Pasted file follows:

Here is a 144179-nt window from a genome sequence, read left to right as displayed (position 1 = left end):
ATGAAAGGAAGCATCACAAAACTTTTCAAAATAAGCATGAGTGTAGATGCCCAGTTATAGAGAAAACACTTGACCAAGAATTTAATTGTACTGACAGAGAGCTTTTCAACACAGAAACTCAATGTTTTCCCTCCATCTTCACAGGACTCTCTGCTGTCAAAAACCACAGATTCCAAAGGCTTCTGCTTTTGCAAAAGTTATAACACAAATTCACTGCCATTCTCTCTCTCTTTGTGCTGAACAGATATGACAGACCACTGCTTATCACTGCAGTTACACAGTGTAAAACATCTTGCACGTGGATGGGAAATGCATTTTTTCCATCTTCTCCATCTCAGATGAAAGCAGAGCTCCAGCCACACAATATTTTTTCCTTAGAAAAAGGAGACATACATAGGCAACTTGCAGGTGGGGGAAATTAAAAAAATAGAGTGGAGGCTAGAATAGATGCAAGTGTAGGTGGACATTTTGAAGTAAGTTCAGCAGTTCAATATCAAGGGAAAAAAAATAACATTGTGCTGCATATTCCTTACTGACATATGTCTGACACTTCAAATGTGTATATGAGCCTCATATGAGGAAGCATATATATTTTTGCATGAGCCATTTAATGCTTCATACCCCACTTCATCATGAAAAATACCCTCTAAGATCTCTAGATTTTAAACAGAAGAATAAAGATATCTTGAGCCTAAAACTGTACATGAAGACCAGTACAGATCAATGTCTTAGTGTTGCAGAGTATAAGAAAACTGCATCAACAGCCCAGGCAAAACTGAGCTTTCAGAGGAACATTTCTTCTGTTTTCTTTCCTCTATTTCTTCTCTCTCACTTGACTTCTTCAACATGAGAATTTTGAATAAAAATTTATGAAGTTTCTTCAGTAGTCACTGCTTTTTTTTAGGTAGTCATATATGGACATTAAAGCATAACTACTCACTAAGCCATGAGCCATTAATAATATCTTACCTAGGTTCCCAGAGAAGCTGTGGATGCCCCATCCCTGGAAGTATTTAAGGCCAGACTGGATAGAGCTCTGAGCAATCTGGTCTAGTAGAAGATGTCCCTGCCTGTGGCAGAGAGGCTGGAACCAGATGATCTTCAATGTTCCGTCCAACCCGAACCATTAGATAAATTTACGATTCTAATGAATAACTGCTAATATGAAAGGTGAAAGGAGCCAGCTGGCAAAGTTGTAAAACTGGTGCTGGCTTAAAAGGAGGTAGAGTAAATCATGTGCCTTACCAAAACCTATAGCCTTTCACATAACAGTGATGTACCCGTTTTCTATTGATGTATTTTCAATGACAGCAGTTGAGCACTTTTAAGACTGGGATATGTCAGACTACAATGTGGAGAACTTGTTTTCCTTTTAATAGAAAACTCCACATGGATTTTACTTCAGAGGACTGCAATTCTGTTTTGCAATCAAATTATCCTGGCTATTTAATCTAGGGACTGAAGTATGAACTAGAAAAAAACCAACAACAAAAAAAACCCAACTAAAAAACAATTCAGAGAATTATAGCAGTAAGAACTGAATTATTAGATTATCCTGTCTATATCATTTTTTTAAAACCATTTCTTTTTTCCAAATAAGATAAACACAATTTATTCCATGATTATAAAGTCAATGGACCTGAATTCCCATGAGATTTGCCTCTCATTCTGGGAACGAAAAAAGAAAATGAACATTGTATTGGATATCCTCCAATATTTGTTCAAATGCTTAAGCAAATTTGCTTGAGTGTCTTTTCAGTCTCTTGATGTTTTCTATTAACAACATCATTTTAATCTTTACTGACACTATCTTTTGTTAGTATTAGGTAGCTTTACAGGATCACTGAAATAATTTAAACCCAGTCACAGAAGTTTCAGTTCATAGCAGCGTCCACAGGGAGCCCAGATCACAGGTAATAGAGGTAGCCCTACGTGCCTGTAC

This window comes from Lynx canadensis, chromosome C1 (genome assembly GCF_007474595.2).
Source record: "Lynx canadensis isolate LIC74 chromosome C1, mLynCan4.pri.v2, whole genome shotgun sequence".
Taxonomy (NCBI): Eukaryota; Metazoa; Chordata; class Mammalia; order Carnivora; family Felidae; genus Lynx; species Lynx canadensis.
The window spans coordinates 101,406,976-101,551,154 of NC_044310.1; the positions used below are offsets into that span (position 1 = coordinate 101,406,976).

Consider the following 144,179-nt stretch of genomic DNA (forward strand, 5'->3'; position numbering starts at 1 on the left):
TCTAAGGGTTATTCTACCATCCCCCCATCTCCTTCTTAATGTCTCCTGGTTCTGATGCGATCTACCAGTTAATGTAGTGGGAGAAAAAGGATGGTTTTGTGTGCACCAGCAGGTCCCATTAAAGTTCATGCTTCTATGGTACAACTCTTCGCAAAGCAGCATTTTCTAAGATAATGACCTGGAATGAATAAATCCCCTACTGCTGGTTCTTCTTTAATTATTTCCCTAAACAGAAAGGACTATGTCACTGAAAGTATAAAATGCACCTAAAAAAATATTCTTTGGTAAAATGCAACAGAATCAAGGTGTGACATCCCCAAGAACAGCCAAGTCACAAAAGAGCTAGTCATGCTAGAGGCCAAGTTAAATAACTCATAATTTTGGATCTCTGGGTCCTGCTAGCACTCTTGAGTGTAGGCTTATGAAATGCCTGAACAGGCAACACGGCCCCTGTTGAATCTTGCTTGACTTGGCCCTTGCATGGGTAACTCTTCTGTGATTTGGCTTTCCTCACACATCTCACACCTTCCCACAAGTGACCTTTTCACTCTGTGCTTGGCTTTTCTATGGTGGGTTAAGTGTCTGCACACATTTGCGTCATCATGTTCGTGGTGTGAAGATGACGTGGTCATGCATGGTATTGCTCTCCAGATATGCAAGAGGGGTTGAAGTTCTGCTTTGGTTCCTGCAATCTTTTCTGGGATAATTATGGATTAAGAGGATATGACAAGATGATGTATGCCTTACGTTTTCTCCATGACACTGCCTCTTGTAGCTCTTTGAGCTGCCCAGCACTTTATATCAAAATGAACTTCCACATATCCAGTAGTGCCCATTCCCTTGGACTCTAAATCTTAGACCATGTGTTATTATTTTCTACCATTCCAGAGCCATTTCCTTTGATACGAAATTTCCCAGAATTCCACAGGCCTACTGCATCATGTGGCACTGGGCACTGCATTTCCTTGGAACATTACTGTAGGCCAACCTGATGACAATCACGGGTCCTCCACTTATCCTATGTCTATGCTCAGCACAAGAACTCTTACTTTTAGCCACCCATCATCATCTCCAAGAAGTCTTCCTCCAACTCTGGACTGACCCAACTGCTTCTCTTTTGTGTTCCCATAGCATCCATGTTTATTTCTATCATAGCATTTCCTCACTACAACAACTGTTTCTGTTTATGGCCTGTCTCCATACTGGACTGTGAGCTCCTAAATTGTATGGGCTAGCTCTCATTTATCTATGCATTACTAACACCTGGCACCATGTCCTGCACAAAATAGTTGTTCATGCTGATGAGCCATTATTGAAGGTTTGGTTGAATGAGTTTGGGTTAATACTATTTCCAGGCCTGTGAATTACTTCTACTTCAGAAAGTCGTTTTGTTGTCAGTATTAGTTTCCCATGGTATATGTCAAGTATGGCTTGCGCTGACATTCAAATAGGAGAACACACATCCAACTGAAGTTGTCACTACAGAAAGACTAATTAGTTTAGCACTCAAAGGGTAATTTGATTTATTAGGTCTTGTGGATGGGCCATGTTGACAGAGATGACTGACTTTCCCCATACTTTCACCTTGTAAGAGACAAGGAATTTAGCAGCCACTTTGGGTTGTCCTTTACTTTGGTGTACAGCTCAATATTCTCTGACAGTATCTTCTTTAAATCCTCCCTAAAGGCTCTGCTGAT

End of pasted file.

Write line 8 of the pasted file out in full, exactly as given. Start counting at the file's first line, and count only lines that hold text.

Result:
TCTAAGGGTTATTCTACCATCCCCCCATCTCCTTCTTAATGTCTCCTGGTTCTGATGCGATCTACCAGTTAATGTAGTGGGAGAAAAAGGATGGTTTTGTGTGCACCAGCAGGTCCCATTAAAGTTCATGCTTCTATGGTACAACTCTTCGCAAAGCAGCATTTTCTAAGATAATGACCTGGAATGAATAAATCCCCTACTGCTGGTTCTTCTTTAATTATTTCCCTAAACAGAAAGGACTATGTCACTGAAAGTATAAAATGCACCTAAAAAAATATTCTTTGGTAAAATGCAACAGAATCAAGGTGTGACATCCCCAAGAACAGCCAAGTCACAAAAGAGCTAGTCATGCTAGAGGCCAAGTTAAATAACTCATAATTTTGGATCTCTGGGTCCTGCTAGCACTCTTGAGTGTAGGCTTATGAAATGCCTGAACAGGCAACACGGCCCCTGTTGAATCTTGCTTGACTTGGCCCTTGCATGGGTAACTCTTCTGTGATTTGGCTTTCCTCACACATCTCACACCTTCCCACAAGTGACCTTTTCACTCTGTGCTTGGCTTTTCTATGGTGGGTTAAGTGTCTGCACACATTTGCGTCATCATGTTCGTGGTGTGAAGATGACGTGGTCATGCATGGTATTGCTCTCCAGATATGCAAGAGGGGTTGAAGTTCTGCTTTGGTTCCTGCAATCTTTTCTGGGATAATTATGGATTAAGAGGATATGACAAGATGATGTATGCCTTACGTTTTCTCCATGACACTGCCTCTTGTAGCTCTTTGAGCTGCCCAGCACTTTATATCAAAATGAACTTCCACATATCCAGTAGTGCCCATTCCCTTGGACTCTAAATCTTAGACCATGTGTTATTATTTTCTACCATTCCAGAGCCATTTCCTTTGATACGAAATTTCCCAGAATTCCACAGGCCTACTGCATCATGTGGCACTGGGCACTGCATTTCCTTGGAACATTACTGTAGGCCAACCTGATGACAATCACGGGTCCTCCACTTATCCTATGTCTATGCTCAGCACAAGAACTCTTACTTTTAGCCACCCATCATCATCTCCAAGAAGTCTTCCTCCAACTCTGGACTGACCCAACTGCTTCTCTTTTGTGTTCCCATAGCATCCATGTTTATTTCTATCATAGCATTTCCTCACTACAACAACTGTTTCTGTTTATGGCCTGTCTCCATACTGGACTGTGAGCTCCTAAATTGTATGGGCTAGCTCTCATTTATCTATGCATTACTAACACCTGGCACCATGTCCTGCACAAAATAGTTGTTCATGCTGATGAGCCATTATTGAAGGTTTGGTTGAATGAGTTTGGGTTAATACTATTTCCAGGCCTGTGAATTACTTCTACTTCAGAAAGTCGTTTTGTTGTCAGTATTAGTTTCCCATGGTATATGTCAAGTATGGCTTGCGCTGACATTCAAATAGGAGAACACACATCCAACTGAAGTTGTCACTACAGAAAGACTAATTAGTTTAGCACTCAAAGGGTAATTTGATTTATTAGGTCTTGTGGATGGGCCATGTTGACAGAGATGACTGACTTTCCCCATACTTTCACCTTGTAAGAGACAAGGAATTTAGCAGCCACTTTGGGTTGTCCTTTACTTTGGTGTACAGCTCAATATTCTCTGACAGTATCTTCTTTAAATCCTCCCTAAAGGCTCTGCTGAT